2/30th Battalion (Australia)
The cutting near Gemas, Malaya, where the 2/30th Battalion carried out an ambush in January 1942
|Size||~900 men all ranks|
|Part of||27th Brigade, 8th Division|
|Engagements||World War II|
|Unit Colour Patch|
The 2/30th Battalion was an infantry battalion of the Australian Army that served during World War II. Raised in late 1940 as part of the all volunteer Second Australian Imperial Force (2nd AIF), the battalion formed part of the 27th Brigade, which was assigned to the 8th Division. In mid-1941, the battalion was deployed to Malaya, as the garrison there was increased amidst rising tensions in the Pacific. In early1942, it fought against the Japanese during the Malayan Campaign and the Battle of Singapore, where it was captured in February 1942. Many of the 2/30th's personnel died in captivity before the war ended in August 1945.
Formation and training
Formed on 22 November 1940 at Tamworth, New South Wales, the battalion was part of the 27th Brigade, which was initially raised as part of the 9th Division, before being transferred to the 8th Division. A unit of the all-volunteer Second Australian Imperial Force (2nd AIF), the battalion drew its personnel from training and Militia battalions manned by volunteers from the state of New South Wales, recruiting mainly from Sydney and several regional areas including Wagga Wagga, Goulburn and Dubbo. Most of the battalion's initial intake of officers were drawn from local Militia infantry battalions, although some were commissioned from the ranks. The colours chosen for the battalion's Unit Colour Patch (UCP) were the same as those of the 30th Battalion, a unit which had served during World War I before being raised as a Militia formation in 1921. These colours were purple and yellow, in an upright rectangle shape, although a border of gray in an oval shape was added to the UCP to distinguish the battalion from its Militia counterpart; the oval border denoted that the battalion was an 8th Division unit.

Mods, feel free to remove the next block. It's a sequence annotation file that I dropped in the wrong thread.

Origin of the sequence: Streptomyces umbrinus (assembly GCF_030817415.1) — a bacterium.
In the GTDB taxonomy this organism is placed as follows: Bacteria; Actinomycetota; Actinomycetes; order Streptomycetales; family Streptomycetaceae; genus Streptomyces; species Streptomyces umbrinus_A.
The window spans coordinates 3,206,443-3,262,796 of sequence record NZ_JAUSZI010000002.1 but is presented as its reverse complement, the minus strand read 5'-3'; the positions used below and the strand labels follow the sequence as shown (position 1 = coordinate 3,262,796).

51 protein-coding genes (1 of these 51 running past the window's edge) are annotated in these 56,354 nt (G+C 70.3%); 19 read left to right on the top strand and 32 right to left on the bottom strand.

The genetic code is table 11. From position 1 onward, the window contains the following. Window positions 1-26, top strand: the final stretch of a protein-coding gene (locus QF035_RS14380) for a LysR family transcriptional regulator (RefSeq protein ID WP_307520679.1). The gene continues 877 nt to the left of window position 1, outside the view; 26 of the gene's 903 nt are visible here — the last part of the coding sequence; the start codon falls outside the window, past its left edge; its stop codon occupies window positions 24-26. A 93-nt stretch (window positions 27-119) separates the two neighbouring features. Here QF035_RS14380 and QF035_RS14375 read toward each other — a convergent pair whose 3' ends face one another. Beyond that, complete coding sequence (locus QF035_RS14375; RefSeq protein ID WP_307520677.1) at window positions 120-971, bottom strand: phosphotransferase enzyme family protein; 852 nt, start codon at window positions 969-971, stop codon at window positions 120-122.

With an authorised strength of around 900 men, like other Australian infantry battalions of the time, the battalion was formed around a nucleus of four rifle companies – designated 'A' through to 'D' – each consisting of three platoons. There was also a battalion headquarters and a headquarters company that consisted of various specialist platoons and sections including signals, mortars, transport, pioneers, anti-aircraft and administration. The battalion was equipped with a variety of vehicles including Bren carriers, sedans and trucks. Under the command of Lieutenant Colonel Frederick Galleghan, a former Militia officer who had commanded the 17th Battalion, the battalion completed its training around Bathurst, New South Wales, after moving there in early 1941 after commencing training at Tamworth, which was focused upon preparing the battalion for warfare in the Middle East, as it was believed that the 8th Division would ultimately join the other 2nd AIF divisions in the desert.